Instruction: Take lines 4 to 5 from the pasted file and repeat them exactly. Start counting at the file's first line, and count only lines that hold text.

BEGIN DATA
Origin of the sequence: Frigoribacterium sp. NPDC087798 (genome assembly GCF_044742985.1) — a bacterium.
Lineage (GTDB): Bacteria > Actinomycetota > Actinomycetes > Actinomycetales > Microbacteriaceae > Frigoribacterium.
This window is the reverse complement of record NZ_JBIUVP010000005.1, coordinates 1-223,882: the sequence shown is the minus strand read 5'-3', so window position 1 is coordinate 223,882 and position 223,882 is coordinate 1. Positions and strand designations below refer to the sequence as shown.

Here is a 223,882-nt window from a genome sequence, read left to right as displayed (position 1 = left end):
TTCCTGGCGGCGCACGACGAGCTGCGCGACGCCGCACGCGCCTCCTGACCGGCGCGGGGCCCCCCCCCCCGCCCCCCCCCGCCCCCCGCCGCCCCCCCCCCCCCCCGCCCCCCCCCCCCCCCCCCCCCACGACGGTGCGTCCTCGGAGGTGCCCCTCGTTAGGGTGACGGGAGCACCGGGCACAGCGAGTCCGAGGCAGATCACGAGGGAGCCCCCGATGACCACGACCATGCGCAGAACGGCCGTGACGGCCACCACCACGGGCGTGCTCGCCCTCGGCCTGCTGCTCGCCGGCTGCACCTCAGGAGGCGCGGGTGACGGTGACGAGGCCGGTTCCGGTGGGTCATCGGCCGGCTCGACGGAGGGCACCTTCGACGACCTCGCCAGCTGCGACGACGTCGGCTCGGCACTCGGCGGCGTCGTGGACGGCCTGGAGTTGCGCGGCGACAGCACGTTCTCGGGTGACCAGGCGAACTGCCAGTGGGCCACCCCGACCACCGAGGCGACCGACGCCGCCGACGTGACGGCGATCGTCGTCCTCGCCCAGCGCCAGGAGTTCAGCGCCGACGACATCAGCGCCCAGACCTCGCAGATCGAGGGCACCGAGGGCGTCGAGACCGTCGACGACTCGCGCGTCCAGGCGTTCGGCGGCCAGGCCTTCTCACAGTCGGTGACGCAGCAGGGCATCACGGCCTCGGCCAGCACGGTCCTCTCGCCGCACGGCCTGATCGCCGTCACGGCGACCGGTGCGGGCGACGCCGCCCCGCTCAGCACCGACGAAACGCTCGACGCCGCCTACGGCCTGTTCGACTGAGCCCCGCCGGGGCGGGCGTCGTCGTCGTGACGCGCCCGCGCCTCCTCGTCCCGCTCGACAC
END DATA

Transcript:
Here is a 223,882-nt window from a genome sequence, read left to right as displayed (position 1 = left end):
TTCCTGGCGGCGCACGACGAGCTGCGCGACGCCGCACGCGCCTCCTGACCGGCGCGGGGCCCCCCCCCCCGCCCCCCCCCGCCCCCCGCCGCCCCCCCCCCCCCCCGCCCCCCCCCCCCCCCCCCCCCACGACGGTGCGTCCTCGGAGGTGCCCCTCGTTAGGGTGACGGGAGCACCGGGCACAGCGAGTCCGAGGCAGATCACGAGGGAGCCCCCGATGACCACGACCATGCGCAGAACGGCCGTGACGGCCACCACCACGGGCGTGCTCGCCCTCGGCCTGCTGCTCGCCGGCTGCACCTCAGGAGGCGCGGGTGACGGTGACGAGGCCGGTTCCGGTGGGTCATCGGCCGGCTCGACGGAGGGCACCTTCGACGACCTCGCCAGCTGCGACGACGTCGGCTCGGCACTCGGCGGCGTCGTGGACGGCCTGGAGTTGCGCGGCGACAGCACGTTCTCGGGTGACCAGGCGAACTGCCAGTGGGCCACCCCGACCACCGAGGCGACCGACGCCGCCGACGTGACGGCGATCGTCGTCCTCGCCCAGCGCCAGGAGTTCAGCGCCGACGACATCAGCGCCCAGACCTCGCAGATCGAGGGCACCGAGGGCGTCGAGACCGTCGACGACTCGCGCGTCCAGGCGTTCGGCGGCCAGGCCTTCTCACAGTCGGTGACGCAGCAGGGCATCACGGCCTCGGCCAGCACGGTCCTCTCGCCGCACGGCCTGATCGCCGTCACGGCGACCGGTGCGGGCGACGCCGCCCCGCTCAGCACCGACGAAACGCTCGACGCCGCCTACGGCCTGTTCGACTGAGCCCCGCCGGGGCGGGCGTCGTCGTCGTGACGCGCCCGCGCCTCCTCGTCCCGCTCGACAC